An article by James Clear arrived in my email yesterday titled “How to Find Your Hidden Creative Genius”. Perfect timing when I haven’t wrote anything in my opinion worth reading since finishing my book and sending it to the editor nearly 10 days ago.

While reading I realised why I was having such a problem at the moment, I have been focusing so much of my thoughts on whether my book was any good rather than just moving on writing more. I am not the most creative I don’t write fiction and everything I write about is to do with improving some aspect of human life. I am a self-help Guru that absolutely loves to help others achieve anything they want from life.

I am more motivated and get more done nowadays than ever, I won’t bore anyone with a list of what I’ve achieved in the past four months but it is more than I’ve done in the past 10 years. But suddenly I wasn’t doing much, getting distracted. This is the part that hit me and gave me the kick I badly needed.

Permission to Create Junk

People tend to look at successful writers, writers who are getting books published and maybe even doing well financially, and think that they sit down at their desks every morning feeling like a million dollars, feeling great about who they are and how much talent they have and what a great story they have to tell; that they take a few deep breaths, push back their sleeves, roll their necks a few times to get all the cricks out, and dive in, typing fully formed passages as fast as a court reporter. But this is just fantasy of the uninitiated. I know some very great writers, writers you love who write beautifully and have made a great deal of money, and not one of them sits down routinely feeling wildly enthusiastic and confident. Not one of them writes elegant first drafts… For me and most other writers I know, writing is not rapturous. If fact, the only way I can get anything written at all is to write really, really shitty first drafts.

In any creative endeavor you have to give yourself permission to create junk. There is no way around it. Sometimes you have to write 4 terrible pages just to discover that you wrote one good sentence in the second paragraph of the third page.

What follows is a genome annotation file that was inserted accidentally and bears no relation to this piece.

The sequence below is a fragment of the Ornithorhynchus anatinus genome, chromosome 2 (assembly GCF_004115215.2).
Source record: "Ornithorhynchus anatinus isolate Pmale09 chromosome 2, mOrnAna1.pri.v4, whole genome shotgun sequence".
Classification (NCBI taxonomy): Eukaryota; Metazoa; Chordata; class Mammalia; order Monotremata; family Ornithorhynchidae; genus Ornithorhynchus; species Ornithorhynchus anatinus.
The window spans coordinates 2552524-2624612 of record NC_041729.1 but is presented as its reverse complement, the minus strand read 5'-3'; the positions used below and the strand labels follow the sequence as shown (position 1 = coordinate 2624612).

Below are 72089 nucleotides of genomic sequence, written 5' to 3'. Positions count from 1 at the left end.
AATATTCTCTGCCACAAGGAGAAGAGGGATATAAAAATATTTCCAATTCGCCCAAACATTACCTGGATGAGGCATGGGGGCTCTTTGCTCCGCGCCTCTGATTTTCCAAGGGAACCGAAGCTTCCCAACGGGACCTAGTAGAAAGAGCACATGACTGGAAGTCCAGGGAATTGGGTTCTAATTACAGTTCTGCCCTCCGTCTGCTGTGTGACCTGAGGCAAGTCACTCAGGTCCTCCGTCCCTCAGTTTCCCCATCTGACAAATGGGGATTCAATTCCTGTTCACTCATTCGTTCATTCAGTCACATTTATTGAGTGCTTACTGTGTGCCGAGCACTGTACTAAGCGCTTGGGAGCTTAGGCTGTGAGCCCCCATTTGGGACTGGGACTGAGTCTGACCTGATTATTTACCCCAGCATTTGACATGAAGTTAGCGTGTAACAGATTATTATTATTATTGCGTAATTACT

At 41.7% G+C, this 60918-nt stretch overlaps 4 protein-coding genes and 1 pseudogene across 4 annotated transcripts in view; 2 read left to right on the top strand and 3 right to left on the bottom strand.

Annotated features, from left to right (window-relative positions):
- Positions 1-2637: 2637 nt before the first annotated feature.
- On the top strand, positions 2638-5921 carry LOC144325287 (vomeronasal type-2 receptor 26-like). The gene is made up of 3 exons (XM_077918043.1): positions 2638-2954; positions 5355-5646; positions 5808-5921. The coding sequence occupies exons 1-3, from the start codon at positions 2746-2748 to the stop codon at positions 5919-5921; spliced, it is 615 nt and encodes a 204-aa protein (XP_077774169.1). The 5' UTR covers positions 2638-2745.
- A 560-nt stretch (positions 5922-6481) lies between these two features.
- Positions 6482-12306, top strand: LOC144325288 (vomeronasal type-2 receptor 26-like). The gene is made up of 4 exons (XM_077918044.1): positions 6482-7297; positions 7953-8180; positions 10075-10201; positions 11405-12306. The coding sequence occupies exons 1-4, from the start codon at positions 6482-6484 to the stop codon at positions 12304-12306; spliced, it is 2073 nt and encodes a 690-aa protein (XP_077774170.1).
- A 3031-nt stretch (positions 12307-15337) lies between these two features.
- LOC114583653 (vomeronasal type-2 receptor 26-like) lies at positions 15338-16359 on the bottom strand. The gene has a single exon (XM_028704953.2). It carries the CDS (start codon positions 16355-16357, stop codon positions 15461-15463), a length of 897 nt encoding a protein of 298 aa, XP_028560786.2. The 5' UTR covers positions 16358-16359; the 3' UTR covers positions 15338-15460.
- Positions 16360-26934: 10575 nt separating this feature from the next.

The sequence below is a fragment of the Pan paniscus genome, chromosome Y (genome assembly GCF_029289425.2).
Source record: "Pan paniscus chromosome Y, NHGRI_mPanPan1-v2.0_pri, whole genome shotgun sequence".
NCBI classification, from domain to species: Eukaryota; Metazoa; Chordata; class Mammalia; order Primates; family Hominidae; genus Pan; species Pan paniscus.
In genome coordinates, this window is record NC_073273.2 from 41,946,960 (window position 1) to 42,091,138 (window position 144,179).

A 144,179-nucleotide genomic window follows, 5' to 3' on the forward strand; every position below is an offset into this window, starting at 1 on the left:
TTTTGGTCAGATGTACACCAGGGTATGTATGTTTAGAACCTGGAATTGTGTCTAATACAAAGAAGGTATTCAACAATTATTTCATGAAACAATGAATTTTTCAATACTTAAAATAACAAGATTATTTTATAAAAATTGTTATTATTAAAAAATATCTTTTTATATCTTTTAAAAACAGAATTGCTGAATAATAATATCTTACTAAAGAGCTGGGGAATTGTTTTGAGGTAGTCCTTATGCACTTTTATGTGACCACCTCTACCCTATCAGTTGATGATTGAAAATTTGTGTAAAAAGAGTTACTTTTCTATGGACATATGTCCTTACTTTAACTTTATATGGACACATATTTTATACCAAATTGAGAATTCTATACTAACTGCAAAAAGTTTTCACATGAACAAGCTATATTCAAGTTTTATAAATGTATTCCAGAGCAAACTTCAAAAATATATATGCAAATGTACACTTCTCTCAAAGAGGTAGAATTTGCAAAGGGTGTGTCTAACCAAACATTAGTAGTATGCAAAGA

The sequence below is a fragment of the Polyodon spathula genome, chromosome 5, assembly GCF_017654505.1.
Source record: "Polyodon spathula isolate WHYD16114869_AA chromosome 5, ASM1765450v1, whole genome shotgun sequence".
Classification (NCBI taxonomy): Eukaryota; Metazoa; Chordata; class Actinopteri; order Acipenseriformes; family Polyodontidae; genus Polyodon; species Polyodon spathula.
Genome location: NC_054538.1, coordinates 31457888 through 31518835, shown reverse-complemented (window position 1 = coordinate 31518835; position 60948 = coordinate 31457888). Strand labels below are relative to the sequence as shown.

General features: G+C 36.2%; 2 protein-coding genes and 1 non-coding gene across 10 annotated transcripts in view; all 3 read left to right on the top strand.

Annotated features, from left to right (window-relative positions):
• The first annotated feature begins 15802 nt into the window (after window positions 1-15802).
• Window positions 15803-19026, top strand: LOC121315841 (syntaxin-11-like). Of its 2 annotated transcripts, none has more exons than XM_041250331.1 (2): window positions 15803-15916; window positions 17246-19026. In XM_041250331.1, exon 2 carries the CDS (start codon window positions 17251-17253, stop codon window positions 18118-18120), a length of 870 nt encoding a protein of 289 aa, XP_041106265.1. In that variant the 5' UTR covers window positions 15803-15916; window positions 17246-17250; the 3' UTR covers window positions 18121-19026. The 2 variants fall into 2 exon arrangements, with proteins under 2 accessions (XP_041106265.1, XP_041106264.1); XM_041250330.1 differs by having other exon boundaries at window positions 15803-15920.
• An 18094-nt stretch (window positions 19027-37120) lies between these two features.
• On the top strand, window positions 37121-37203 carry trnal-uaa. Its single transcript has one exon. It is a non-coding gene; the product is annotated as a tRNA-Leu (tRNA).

Creating something useful and compelling is like being a gold miner. You have to sift through pounds of dirt and rock and silt just to find a speck of gold in the middle of it all. Bits and pieces of genius will find their way to you, if you give yourself permission to let the muse flow.

This has been taken from an article on JamesClear.com

So there was my problem in a nutshell, I wasn’t giving myself permission to write junk. I started spending so much time rewriting, formatting and analysing virtually every sentence I wrote that I was getting very little done apart from a few articles that haven’t seen the light of day since I’ve saved them. I have since opened a few and they are not that bad. You might even get to read them over the next few weeks.

I created a book about how I turned my life around and included a second part with instructions on how to achieve your own goals, several times I point out the importance of actions and getting over your fear of making mistakes and I wasn’t putting my own advice into practice.

Nobody is perfect, we all need that kick every now and again.

I highly recommend James Clears blog, and I’ve got to say thank you for giving me the permission to create junk!

James Clear writes at JamesClear.com, where he uses behavior science to share ideas for mastering your habits, improving your health, and increasing your creativity. To get useful ideas on improving your mental and physical performance, join his free newsletter.

I am a survivor, meditation and mindfulness coach. I have a stepdaughter and live in sunny Cornwall, UK. I broke my neck at the age of 18 which left me paralysed from the chest down with limited our movement.

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